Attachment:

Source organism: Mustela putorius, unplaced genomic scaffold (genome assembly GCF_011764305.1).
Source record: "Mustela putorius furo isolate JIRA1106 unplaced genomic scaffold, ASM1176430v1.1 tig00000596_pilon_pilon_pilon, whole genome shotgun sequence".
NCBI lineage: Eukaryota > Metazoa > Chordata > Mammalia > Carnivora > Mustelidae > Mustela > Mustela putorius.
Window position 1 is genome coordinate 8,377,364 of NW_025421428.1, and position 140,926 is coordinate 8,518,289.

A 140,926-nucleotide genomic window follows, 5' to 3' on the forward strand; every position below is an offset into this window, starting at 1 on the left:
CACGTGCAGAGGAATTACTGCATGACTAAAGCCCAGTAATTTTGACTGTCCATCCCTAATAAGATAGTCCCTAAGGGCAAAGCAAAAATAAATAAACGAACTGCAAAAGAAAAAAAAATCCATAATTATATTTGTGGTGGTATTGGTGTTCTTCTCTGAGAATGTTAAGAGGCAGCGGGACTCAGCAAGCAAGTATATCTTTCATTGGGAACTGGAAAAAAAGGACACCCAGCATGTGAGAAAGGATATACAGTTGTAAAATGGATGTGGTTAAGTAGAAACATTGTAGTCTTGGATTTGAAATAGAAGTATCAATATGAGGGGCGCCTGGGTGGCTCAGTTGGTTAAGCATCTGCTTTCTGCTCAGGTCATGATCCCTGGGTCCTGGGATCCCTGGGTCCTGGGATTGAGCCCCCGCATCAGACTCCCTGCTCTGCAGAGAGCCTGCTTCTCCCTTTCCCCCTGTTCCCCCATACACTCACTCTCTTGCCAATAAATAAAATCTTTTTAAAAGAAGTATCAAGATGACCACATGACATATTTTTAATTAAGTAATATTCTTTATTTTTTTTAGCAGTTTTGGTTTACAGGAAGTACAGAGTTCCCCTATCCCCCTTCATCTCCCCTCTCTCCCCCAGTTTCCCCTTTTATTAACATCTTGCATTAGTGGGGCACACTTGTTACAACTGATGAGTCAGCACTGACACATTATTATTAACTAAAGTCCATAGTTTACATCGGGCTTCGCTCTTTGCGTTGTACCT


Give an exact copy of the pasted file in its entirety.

Source organism: Mustela putorius, unplaced genomic scaffold (genome assembly GCF_011764305.1).
Source record: "Mustela putorius furo isolate JIRA1106 unplaced genomic scaffold, ASM1176430v1.1 tig00000596_pilon_pilon_pilon, whole genome shotgun sequence".
NCBI lineage: Eukaryota > Metazoa > Chordata > Mammalia > Carnivora > Mustelidae > Mustela > Mustela putorius.
Window position 1 is genome coordinate 8,377,364 of NW_025421428.1, and position 140,926 is coordinate 8,518,289.

A 140,926-nucleotide genomic window follows, 5' to 3' on the forward strand; every position below is an offset into this window, starting at 1 on the left:
CACGTGCAGAGGAATTACTGCATGACTAAAGCCCAGTAATTTTGACTGTCCATCCCTAATAAGATAGTCCCTAAGGGCAAAGCAAAAATAAATAAACGAACTGCAAAAGAAAAAAAAATCCATAATTATATTTGTGGTGGTATTGGTGTTCTTCTCTGAGAATGTTAAGAGGCAGCGGGACTCAGCAAGCAAGTATATCTTTCATTGGGAACTGGAAAAAAAGGACACCCAGCATGTGAGAAAGGATATACAGTTGTAAAATGGATGTGGTTAAGTAGAAACATTGTAGTCTTGGATTTGAAATAGAAGTATCAATATGAGGGGCGCCTGGGTGGCTCAGTTGGTTAAGCATCTGCTTTCTGCTCAGGTCATGATCCCTGGGTCCTGGGATCCCTGGGTCCTGGGATTGAGCCCCCGCATCAGACTCCCTGCTCTGCAGAGAGCCTGCTTCTCCCTTTCCCCCTGTTCCCCCATACACTCACTCTCTTGCCAATAAATAAAATCTTTTTAAAAGAAGTATCAAGATGACCACATGACATATTTTTAATTAAGTAATATTCTTTATTTTTTTTAGCAGTTTTGGTTTACAGGAAGTACAGAGTTCCCCTATCCCCCTTCATCTCCCCTCTCTCCCCCAGTTTCCCCTTTTATTAACATCTTGCATTAGTGGGGCACACTTGTTACAACTGATGAGTCAGCACTGACACATTATTATTAACTAAAGTCCATAGTTTACATCGGGCTTCGCTCTTTGCGTTGTACCT